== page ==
buckwheat, 10@12c; extracted amber, S@9c.
STRAWBERRIES— 24 qts, $4.50;
Der doe $1; Muscatine, box, $3(&3.25; carrots,
per bu 55®60c; California, white, :- boxes,
$3 25®3 50; cauliflower, • per dozen, $1.25;
cucumbers, per doz, $16>1.60; egg plant, doz,
$ISI 50; green onions,.. per : doz. bunches,
20040; lettuce, per doz, 30c; head lettuce, I
per doz. 30c; parsley, 30c; parsnips; per
bu 50060 c; watercress, per doz, 30c; wax j
beans- ,bu r $3 5004; string brans.' per , bu.
$3 506-4' mint, per doz, 40c;:turnips, new.-per
bu* 40@50c; new Bermuda potatoes, bu, $2.50;
new home-grown potatoes, per bu;52@2.25;
rutabagas; per bu, 35@40c; California celery,
doz 70e; horseradish, per lb, 7^c; tomatoes,
Florida stock, 6-basket crates, $2.25@2.50;
home grown/ 5-lb baskets,' $1.40@1.50; spin
ach per bu, 75(g85c; radishes, dot bunch
spiriach, per bu,'76@Ssc; radishes, doz bunch
es ;lS@2oc; new carrots, doz bunches,' 50c;
new beets, per doz bunches, 45Q53c; pie plant,
aU-lb box, $2@2.25; •'.'" i;'' ; 1 *' '
LIVE STOCK TRADE
Volume of Business Was Larger,
but on an Easier Basis.
RECEIPTS OF HOGS INCREASED
Good Cattle Herd Vv Well—Sheep In
Demand—Review of the
Week.
South St. Paul, Minn., May 4.-«-HOGS—The
general marketing of hogs this week was the
heaviest since .the last week in February. At
the five leading market points receipts ag
gregated about 373,000, against 341,200 for the
previous week, 266,400 for the corresponding
week a month ago and 326,200 for the corre
sponding week a year ago. Since Jan. 1,
receipts at these five markets aggregate 6,142,
--700, against 5,867,600 for the corresponding
period last year, or a gain of 275,100. Local
receipts were about 13,400, against 12,070 for
the week before, 9,380 for the same week a
month ago and 10,617 for the same week
a year ago. With supplies at all points
showing an increase, the market has ruled
very uneven. Early In the week the decline
in values was very sharp, leaving the close
still about 5c under the close last week, and
about 30c under the. high point of three
weeks ago. The local demand, however,
was very strong, especially for good to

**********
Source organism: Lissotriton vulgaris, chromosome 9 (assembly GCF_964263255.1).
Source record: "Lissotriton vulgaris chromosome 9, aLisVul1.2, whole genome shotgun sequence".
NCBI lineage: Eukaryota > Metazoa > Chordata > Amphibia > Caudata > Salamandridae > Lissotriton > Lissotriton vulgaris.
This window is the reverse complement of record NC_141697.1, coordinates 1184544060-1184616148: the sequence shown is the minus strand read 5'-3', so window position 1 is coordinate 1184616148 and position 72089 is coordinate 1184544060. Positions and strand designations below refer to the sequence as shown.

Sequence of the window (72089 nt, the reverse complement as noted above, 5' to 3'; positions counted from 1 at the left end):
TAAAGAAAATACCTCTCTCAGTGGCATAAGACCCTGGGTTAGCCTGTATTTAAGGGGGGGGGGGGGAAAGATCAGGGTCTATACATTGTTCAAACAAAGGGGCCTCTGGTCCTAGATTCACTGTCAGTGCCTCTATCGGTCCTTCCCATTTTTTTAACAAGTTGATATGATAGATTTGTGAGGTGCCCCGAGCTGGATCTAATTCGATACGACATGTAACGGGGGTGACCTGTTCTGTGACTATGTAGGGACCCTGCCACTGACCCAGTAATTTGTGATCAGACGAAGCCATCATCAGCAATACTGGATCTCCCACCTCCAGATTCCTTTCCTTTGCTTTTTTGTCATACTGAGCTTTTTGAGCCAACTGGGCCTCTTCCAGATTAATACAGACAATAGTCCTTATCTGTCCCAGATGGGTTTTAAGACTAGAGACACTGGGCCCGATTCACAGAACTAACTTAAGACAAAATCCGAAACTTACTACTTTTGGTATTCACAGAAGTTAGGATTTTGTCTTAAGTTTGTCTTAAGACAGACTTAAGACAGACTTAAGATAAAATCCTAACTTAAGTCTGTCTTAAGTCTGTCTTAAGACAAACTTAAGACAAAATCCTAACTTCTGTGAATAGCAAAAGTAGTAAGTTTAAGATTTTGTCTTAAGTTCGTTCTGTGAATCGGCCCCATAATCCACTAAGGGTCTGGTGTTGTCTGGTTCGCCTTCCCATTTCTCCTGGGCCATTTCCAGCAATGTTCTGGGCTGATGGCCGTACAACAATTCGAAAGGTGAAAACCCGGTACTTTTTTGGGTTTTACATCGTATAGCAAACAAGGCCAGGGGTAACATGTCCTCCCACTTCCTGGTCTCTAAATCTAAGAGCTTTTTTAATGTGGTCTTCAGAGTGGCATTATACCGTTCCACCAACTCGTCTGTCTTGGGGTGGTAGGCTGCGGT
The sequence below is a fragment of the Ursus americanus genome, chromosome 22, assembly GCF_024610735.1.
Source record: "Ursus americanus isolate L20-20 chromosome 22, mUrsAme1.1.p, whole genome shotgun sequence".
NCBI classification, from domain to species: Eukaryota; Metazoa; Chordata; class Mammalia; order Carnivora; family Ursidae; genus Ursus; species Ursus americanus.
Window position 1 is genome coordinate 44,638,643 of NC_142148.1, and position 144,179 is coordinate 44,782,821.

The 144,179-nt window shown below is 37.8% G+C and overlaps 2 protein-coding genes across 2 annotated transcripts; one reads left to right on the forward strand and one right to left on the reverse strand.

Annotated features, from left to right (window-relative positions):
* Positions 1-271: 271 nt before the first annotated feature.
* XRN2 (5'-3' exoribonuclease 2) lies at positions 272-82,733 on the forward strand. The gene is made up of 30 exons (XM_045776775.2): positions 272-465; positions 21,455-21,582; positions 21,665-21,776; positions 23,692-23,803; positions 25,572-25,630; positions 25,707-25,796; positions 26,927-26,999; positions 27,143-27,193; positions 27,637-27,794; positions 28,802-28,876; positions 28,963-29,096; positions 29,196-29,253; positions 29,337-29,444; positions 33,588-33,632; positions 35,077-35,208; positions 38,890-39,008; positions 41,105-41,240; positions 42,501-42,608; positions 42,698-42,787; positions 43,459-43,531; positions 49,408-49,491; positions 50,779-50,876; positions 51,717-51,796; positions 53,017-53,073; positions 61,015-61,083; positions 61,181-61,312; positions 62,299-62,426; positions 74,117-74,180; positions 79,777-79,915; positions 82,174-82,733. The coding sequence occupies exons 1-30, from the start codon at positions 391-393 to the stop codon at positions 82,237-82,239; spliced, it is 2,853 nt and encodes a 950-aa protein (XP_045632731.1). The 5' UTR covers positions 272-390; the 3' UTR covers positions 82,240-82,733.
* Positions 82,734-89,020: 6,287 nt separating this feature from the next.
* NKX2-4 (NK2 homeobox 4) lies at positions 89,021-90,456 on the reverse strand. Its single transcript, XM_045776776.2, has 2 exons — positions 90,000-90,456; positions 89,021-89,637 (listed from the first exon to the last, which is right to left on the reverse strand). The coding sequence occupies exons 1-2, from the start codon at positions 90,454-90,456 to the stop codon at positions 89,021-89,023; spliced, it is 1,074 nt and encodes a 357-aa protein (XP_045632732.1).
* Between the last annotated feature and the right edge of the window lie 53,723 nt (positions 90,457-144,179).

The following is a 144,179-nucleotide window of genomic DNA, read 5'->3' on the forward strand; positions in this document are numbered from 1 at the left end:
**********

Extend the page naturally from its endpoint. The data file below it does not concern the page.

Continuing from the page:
choice medium and heavy weights. While the
total for the week shows a fair increase over
the previous week, yet the quality was gen
erally common, with the big end running
well to light and mixed grades that sold
from 7%c to 12% c under the better and more
desirable medium and heavy weights. At the
close the bulk sold from $5.65 to $5.70. A
week ago the bulk sold from $5.70 to $5.72%
and $5.95 to $5.97% the high point three
weeks ago.
BUTCHER CATTLE—Receipts of cattle at
the five big markets totaled about 123,200,
against 115,600 for the previous week, 114,010
for the corresponding week a month ago ana
106,400 for the "corresponding week a year
ago. The supply for the week here totaled
about 4,000, against 3,973 for the week before,
4,180 for the same week a month ago and
4,525 for the same week a year ago. Con
ditions at nearly every market point has
been more or less unfavorable to the sellers'
interests, owing to the unusually heavy sup
plies on the Chicago market. In many in
stances gales of beef cattle east were quoted
15c to 25c oft early in the week, while the
prices here held firm all week. There were j
a good many bunches of corn-fed beef steers
offered to the local trade and they were soon
picked up at the prevailing strong prices.
Early In the week one hundred head of only
fairly choice, corn-fed beef steers, averag-.
ing 1,316 pounds, sold to Swift & Co. at $5.10.
Buyers maintain that choice beeves will com
mand prices from $5.35 to $5.50 and are will
ing to pay these figures if they can get the
quality. Butcher cows and heifers sold to
advantage and are quoted fully steady. Veal
calves are in strong demand again at prices
ranging from $5 to $5.25 for choice ones.
STOCKERS AND FEEDERS—The trade in
stock and feeding cattle was practically a
repetition of the week before. The move
ment was very uneven, and was character
ized by an unusuallf keen demand for
strictly good quality steers and heifers of all
weights, while sellers who had strings of
the extreme common tail-enders found prac
tically no outlet during the early part of
the week and only succeeded in disposing of
a iew head later in the week. There were
a good many outside buyers In the yards
looking for supplies, but In nearly every in
stance their wants were confined to good to
strictly good stock and feeding steers and
stock heifers. Both regular dealers and